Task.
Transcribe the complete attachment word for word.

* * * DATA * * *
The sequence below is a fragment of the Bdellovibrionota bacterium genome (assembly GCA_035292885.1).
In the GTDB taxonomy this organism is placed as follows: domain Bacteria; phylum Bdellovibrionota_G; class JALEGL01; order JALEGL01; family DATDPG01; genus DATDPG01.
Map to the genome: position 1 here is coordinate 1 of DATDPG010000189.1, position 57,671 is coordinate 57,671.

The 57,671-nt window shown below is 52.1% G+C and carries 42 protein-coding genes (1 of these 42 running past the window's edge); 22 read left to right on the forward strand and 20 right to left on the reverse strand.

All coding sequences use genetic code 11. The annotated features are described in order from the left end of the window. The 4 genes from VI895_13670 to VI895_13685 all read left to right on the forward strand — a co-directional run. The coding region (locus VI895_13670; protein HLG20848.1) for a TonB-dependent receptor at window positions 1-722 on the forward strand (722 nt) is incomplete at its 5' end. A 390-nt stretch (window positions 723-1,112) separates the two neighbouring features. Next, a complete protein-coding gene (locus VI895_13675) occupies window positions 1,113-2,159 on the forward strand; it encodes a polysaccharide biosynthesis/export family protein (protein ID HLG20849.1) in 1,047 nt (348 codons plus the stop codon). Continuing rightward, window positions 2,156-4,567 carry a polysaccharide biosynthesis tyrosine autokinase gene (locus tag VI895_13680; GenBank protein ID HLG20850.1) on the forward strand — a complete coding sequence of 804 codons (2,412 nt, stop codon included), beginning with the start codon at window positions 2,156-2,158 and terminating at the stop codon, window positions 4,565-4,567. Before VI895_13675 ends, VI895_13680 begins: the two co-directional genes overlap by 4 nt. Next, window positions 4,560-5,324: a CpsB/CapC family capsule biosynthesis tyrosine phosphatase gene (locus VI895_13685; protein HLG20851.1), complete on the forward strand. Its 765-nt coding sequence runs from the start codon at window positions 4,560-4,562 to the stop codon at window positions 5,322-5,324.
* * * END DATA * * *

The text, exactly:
The sequence below is a fragment of the Bdellovibrionota bacterium genome (assembly GCA_035292885.1).
In the GTDB taxonomy this organism is placed as follows: domain Bacteria; phylum Bdellovibrionota_G; class JALEGL01; order JALEGL01; family DATDPG01; genus DATDPG01.
Map to the genome: position 1 here is coordinate 1 of DATDPG010000189.1, position 57,671 is coordinate 57,671.

The 57,671-nt window shown below is 52.1% G+C and carries 42 protein-coding genes (1 of these 42 running past the window's edge); 22 read left to right on the forward strand and 20 right to left on the reverse strand.

All coding sequences use genetic code 11. The annotated features are described in order from the left end of the window. The 4 genes from VI895_13670 to VI895_13685 all read left to right on the forward strand — a co-directional run. The coding region (locus VI895_13670; protein HLG20848.1) for a TonB-dependent receptor at window positions 1-722 on the forward strand (722 nt) is incomplete at its 5' end. A 390-nt stretch (window positions 723-1,112) separates the two neighbouring features. Next, a complete protein-coding gene (locus VI895_13675) occupies window positions 1,113-2,159 on the forward strand; it encodes a polysaccharide biosynthesis/export family protein (protein ID HLG20849.1) in 1,047 nt (348 codons plus the stop codon). Continuing rightward, window positions 2,156-4,567 carry a polysaccharide biosynthesis tyrosine autokinase gene (locus tag VI895_13680; GenBank protein ID HLG20850.1) on the forward strand — a complete coding sequence of 804 codons (2,412 nt, stop codon included), beginning with the start codon at window positions 2,156-2,158 and terminating at the stop codon, window positions 4,565-4,567. Before VI895_13675 ends, VI895_13680 begins: the two co-directional genes overlap by 4 nt. Next, window positions 4,560-5,324: a CpsB/CapC family capsule biosynthesis tyrosine phosphatase gene (locus VI895_13685; protein HLG20851.1), complete on the forward strand. Its 765-nt coding sequence runs from the start codon at window positions 4,560-4,562 to the stop codon at window positions 5,322-5,324.